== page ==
Behind the Screen: ABC’s Pyongyang Perspective

Jun 20, 2005  •  Post A Comment

The week-long trip into North Korea by ABC News correspondent and Saturday “World News Tonight” anchor Bob Woodruff and Foreign Editor Chuck Lustig was a master class in incremental journalism and trust building in one of the most closed and controlled countries in the world.

The team produced a handful of short pieces that aired on assorted ABC newscasts over the course of the week ended June 12 and were picked up by news organizations around the world. The reports included glimpses of a country in such dire straits that traffic lights in the capital, Pyongyang, were turned off four years ago to save power and millions of city dwellers have been ordered into the countryside to plant rice. Mr. Woodruff also reported that the vice foreign minister of North Korea told him the country is building additional nuclear bombs.

Mr. Woodruff and Mr. Lustig brought home some unused video that may yet make it onto the air, but alas, not enough footage for the “major documentary” ABC News President David Westin said he still yearns to do.

Mr. Westin said he hopes ABC News can return. “We are certainly discussing it with North Korean authorities, and they have not warned us off of that. These situations are fluid, and it depends on what happens, I’m sure, in their dealings with the United States and other issues that we can’t even understand.

“It doesn’t happen until it happens, but we have not been discouraged at all by the North Korean authorities from continuing to discuss with them going back over to do a documentary,” said Mr. Westin, who traveled to North Korea in February with Mr. Lustig.

Mr. Lustig made the first of his several visits to the country in 1995 and had gone back in May to prepare for the trip he would take in June with Mr. Woodruff and cameraman Francois Bisson, sound man Magnus Macedo and producer Clark Bentson.

Visitors to North Korea must hand over their cellphones and BlackBerry-type devices to officials. Members of the ABC News crew were given approved cellphones on which they could call out but not receive calls coming into the country.

“There were no [declared] restrictions [on stories] going in,” Mr. Lustig said. The only ABC request not granted was a visit to a nuclear facility. “They said ‘No’ once we were in there,” Mr. Lustig said. “We kept asking and asking. They kept saying ‘No.’ “

The ABC crew hit a little bump on the first day, when it tried to get video of North Koreans waiting at a bus stop.

One of the three North Korean minders who were with the ABC crew around the clock (even staying in the same hotel at night) failed to see what the shot had to do with anything important. An appeal to a senior minder resulted in ABC’s getting the video it wanted where it wanted.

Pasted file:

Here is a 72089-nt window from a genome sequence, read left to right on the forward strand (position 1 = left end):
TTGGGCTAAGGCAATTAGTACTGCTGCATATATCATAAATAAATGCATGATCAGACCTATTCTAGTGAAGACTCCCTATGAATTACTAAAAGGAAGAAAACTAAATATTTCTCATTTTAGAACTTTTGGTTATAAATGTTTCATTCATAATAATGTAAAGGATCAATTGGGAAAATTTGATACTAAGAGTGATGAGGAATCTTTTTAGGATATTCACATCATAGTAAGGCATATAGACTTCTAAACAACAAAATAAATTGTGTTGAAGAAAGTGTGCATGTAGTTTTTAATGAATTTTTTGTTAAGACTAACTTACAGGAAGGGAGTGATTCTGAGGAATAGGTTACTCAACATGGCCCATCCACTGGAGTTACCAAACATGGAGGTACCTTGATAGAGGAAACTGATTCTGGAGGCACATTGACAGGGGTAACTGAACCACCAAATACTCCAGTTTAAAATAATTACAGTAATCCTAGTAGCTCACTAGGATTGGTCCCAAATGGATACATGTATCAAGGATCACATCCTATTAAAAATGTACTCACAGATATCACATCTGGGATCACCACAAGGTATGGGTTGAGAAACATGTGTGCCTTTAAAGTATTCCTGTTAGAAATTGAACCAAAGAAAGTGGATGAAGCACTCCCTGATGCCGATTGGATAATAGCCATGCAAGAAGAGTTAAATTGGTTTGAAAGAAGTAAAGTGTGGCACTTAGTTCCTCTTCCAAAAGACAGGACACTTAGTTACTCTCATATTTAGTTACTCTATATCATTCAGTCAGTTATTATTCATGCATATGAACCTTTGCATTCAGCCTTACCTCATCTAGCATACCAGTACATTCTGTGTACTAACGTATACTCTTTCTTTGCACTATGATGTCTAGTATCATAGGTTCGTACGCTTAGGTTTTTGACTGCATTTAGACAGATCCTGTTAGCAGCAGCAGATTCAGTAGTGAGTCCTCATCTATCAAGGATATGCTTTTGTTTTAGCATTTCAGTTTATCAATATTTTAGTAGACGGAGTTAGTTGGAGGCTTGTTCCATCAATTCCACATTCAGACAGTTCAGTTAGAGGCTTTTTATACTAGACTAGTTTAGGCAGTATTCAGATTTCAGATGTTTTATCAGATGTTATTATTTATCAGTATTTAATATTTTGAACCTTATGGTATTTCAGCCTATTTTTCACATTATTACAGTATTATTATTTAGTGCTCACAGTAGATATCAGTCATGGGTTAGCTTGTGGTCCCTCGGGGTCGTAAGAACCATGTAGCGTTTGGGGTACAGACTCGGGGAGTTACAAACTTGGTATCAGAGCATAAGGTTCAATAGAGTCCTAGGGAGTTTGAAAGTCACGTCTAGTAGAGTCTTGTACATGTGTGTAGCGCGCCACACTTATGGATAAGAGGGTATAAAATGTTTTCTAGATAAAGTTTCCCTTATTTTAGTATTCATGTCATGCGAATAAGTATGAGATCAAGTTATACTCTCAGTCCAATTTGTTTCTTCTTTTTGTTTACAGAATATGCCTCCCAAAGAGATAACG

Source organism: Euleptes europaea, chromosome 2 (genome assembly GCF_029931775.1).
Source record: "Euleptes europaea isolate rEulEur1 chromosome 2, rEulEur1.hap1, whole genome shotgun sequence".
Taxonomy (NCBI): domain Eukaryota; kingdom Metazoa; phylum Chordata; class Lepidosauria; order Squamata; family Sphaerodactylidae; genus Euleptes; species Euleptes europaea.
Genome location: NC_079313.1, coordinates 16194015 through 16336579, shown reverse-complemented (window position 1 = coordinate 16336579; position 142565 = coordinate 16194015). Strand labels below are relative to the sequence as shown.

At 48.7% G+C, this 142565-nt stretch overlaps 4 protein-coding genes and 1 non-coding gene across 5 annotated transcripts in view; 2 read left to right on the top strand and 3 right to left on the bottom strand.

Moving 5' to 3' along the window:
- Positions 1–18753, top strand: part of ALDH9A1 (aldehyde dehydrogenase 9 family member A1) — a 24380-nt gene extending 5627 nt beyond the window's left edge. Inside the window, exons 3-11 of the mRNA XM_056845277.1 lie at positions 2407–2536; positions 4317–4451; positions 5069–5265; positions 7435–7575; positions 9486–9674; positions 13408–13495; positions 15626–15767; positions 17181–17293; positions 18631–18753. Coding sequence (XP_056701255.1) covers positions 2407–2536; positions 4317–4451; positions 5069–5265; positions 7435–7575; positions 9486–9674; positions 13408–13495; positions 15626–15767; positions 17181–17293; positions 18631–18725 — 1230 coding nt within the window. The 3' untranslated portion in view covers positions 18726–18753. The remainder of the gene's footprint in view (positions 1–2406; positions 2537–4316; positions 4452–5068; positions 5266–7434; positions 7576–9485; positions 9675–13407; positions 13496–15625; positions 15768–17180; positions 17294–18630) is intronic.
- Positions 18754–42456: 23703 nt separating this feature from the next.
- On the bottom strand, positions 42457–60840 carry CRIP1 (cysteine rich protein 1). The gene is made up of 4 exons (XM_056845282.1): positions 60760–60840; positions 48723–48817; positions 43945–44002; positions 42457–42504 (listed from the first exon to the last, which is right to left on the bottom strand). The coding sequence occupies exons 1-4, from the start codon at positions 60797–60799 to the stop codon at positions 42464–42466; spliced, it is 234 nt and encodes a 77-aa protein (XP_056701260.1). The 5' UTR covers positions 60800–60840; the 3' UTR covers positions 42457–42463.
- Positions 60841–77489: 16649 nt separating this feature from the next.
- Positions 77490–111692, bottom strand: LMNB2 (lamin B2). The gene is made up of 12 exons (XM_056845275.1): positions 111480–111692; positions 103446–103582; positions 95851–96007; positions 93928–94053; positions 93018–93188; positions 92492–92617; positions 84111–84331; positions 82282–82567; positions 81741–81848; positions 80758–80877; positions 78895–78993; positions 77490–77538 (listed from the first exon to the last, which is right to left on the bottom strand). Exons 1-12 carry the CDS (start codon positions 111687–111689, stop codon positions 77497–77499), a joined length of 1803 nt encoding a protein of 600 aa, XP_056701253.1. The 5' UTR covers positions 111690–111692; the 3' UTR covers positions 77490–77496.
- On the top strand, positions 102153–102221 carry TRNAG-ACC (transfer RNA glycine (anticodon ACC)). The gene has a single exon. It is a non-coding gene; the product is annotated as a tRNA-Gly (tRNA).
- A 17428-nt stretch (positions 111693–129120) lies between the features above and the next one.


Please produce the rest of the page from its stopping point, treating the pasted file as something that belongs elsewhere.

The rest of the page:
Indeed, Mr. Woodruff said, the only video that didn’t make it past a government censor at the feed point was “a sort of artsy” shot of a big bronze statue of former leader Kim Il Sung surrounded by leaves that obscured the statue a bit too much for the censor’s taste.

More often, restrictions boiled down to lack of access-though Mr. Lustig remained “surprised at the amount of access we actually got”-and lack of time.

“We were gunning it. They wouldn’t let us get started until around 9 in the morning,” said Mr. Woodruff, whose days were very long because he was filing for “Good Morning America” and for “World News Tonight.”

Mr. Woodruff is no stranger to Asia or the long hours required to report for American TV. He reported from North Korea on then-Secretary of State Madeleine Albright’s trip in 2000; since then the country essentially has remained closed to outside journalists. A lawyer fluent in Chinese, Mr. Woodruff was teaching law in Beijing in 1988 and 1989 and translated for CBS News crews covering the dramatic standoff in Tiananmen Square between government forces and pro-democracy demonstrators.

Access to outside cultures is very restricted in North Korea, where the nation’s only TV network is run by the state. Mr. Westin saw only North Korean documentaries and what he took to be Chinese-made World War II movies dubbed into Korean. Mr. Woodward’s hotel offered a small bundle of imported public broadcasting signals (Britain’s BBC, Japan’s NHK).

“They don’t have CNN and the usual package of news channels,” said Mr. Woodruff, who can, however, attest to the ability of a big American TV hit to pierce even the most ironclad wall around a country.

“They are very interested in ‘Lost’ and ‘Desperate Housewives,'” the correspondent said.

By the time the ABC crew headed for home, their relationship with their minders accommodated “ongoing banter” and ribbing and each ABC crew member had been presented with the pin displaying Kim Il Sung’s face-a pin North Koreans are required to wear at all times.

Mr. Woodruff also brought back with him a copy of the 1989 book, “Kim Jong Il on the Art of the Cinema.” The Korean strongman is said to have a collection of more than 15,000 films, including Hollywood blockbusters such as the James Bond and Rambo movies. He is also a big fan of Daffy Duck and is said to have a large collection of Daffy cartoons.